Politics & Policy

Iraq Withdrawal, a Gift to Iran

If the Iranians pride themselves on playing chess while we play checkers, they never could have expected us to walk away from the board.

But that’s our next move in Iraq. President Obama announced on Friday that all of the roughly 40,000 U.S. troops will leave the country by the end of the year. We are thus handing the Iranians a goal they have sought for years — to remove us from Iraq entirely so they can better influence the country for their ends.

#ad#It once seemed that Iraq could be a strategic ally and base for our influence in the Middle East; it now may become both those things for our foremost enemy in the region. The Iranians must think they either are very lucky or — more likely very good. The announcement of our total withdrawal comes just weeks after the revelation of an Iranian plot to execute the Saudi ambassador to the U.S. on our soil. It comes as Iran’s key Arab ally, the Assad regime in Syria, is rocked by a revolt. Just as Tehran’s dangerousness is put in stark relief and as events in Syria threaten to deal it a strategic setback, it gets this windfall.

The Obama administration is talking out of both sides of its mouth on Iraq. On the one hand, it says the total withdrawal is the blessed advent of one of President Obama’s most cherished campaign promises, proof of how committed he’s always been to ending the Iraq War. On the other, it says on background that this is all the Iraqis’ fault, that we wanted to maintain troops on the ground after 2011 but the Iraqis wouldn’t budge. It appears that the first factor played into the second — the administration’s lack of commitment to Iraq was the crucial backdrop to its poor handling of inherently difficult negotiations with the Iraqis.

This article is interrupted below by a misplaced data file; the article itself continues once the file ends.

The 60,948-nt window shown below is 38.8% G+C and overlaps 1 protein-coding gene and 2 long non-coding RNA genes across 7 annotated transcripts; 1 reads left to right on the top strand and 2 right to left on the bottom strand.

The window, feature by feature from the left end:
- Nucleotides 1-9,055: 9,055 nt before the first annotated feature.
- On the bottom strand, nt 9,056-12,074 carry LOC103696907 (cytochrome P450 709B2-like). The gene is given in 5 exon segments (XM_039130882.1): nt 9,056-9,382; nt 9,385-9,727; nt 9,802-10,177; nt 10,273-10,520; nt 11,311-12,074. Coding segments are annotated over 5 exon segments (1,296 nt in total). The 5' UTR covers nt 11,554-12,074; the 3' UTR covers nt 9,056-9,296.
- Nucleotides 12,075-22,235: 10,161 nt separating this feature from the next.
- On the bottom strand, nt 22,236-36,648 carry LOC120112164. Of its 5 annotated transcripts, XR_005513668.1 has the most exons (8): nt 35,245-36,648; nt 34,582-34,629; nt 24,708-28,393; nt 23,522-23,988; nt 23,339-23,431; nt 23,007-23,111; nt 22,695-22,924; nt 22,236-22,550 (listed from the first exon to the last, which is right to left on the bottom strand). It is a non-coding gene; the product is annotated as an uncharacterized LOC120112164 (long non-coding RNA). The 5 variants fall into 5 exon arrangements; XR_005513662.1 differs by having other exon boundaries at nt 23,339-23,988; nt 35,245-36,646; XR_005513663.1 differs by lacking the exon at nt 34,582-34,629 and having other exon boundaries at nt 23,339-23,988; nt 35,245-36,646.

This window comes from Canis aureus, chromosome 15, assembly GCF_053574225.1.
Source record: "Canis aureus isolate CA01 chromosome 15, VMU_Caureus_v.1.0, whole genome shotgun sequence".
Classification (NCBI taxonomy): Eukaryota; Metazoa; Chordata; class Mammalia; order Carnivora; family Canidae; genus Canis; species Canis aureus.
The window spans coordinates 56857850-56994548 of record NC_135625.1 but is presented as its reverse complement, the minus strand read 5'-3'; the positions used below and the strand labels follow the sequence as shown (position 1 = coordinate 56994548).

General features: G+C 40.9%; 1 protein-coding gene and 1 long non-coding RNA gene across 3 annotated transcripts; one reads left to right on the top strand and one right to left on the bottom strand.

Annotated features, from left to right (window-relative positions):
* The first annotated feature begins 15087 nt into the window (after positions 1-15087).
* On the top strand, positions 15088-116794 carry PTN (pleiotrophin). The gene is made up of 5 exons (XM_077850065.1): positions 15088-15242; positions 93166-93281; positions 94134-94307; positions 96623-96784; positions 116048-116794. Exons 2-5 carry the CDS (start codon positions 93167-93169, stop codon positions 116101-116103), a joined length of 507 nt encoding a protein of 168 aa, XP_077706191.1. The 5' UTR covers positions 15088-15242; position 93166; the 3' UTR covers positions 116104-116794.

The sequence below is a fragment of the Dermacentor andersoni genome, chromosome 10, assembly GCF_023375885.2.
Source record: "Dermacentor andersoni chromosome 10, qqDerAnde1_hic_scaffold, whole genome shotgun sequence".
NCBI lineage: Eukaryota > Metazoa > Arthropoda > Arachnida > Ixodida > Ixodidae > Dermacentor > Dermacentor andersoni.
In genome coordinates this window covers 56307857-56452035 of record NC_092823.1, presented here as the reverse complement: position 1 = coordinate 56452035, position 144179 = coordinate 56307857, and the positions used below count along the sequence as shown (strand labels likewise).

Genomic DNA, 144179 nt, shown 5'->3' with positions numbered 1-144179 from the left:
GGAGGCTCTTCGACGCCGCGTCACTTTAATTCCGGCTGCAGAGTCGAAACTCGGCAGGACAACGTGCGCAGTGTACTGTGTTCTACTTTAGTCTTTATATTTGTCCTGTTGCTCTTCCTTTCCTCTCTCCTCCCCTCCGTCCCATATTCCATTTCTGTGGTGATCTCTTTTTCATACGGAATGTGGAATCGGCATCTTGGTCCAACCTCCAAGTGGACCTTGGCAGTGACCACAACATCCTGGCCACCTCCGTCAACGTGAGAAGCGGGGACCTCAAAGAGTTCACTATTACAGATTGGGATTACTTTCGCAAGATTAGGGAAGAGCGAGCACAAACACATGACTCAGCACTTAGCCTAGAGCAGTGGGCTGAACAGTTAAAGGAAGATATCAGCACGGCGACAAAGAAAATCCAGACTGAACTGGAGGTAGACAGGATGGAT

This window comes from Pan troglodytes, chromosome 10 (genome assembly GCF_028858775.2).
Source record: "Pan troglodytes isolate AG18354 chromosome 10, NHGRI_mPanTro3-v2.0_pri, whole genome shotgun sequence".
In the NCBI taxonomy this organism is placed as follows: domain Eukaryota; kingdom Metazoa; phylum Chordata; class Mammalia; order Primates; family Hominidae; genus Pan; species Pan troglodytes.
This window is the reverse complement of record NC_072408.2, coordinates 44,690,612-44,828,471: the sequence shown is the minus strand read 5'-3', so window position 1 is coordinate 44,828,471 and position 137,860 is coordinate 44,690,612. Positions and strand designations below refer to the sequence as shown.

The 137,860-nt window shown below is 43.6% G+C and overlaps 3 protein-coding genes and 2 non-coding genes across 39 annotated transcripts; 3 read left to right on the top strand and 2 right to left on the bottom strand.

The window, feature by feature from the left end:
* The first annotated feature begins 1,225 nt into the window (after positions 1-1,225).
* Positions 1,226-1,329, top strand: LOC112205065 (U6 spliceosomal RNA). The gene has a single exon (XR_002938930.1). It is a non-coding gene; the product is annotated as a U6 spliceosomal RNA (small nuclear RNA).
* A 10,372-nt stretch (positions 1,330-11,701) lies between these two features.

To continue to maintain troops in Iraq after the expiration of the current deal for our presence at the end of the year, we needed the Iraqis to agree to give our troops immunity. This is obviously always a sensitive issue. And negotiations with the Iraqis over almost anything tend to drag out to the breaking point. None of this should have necessarily deep-sixed a deal, given how many top Iraqi leaders say privately that they want to keep American forces in the country. The Obama administration foolishly insisted that the Iraqi Council of Representatives endorse an immunity deal, a political impossibility. But it’s hard to believe that if the administration truly wanted to make a deal happen it couldn’t have worked something out with enough patience and ingenuity.

Instead, President Obama took to the podium on Friday for a snap announcement of the end of the war. His commanders on the ground wanted to keep more than 20,000 troops in Iraq (the administration had bid this number down to several thousand, perhaps convincing Iraqi political players that cutting a painful deal on immunity wouldn’t have enough of a corresponding upside). Such a force would have enhanced our political leverage in Baghdad, checked Iran’s already considerable influence, ensured against a return of al-Qaeda, and helped keep a lid on Arab–Kurdish tensions in the north. Now, we’ll simply have to hope for the best. Deputy National Security Advisor Dennis McDonough said Iraq is “secure, stable, and self-reliant.” It is none of these things. Its government is still inchoate and it is not capable of defending itself from Iran in the air or on the ground.

Our pullout is a bonanza for Tehran. Its militias were already active in Iraq. Now, it can use Iraq for bases for its proxy forces to spread its tentacles in the rest of the Persian Gulf. Independent ayotollahs in Iraq will have an incentive to keep their heads down. Political decisions of the Iranian-influenced Shiite bloc running the country are sure to begin to tilt more and more Iran’s way. Our diplomatic leverage will diminish, even as maintain our largest embassy in the world in Baghdad. The Iranians will crow in Iraq and throughout the region that they were right that the Americans would eventually leave.  

We expended a great deal of blood and treasure to topple Saddam Hussein, and then to establish enough order so that George W. Bush’s successor would only have to consolidate our gains. President Obama is careless enough to risk throwing it all away, and shameless enough to call it success.

The Editors comprise the senior editorial staff of the National Review magazine and website.

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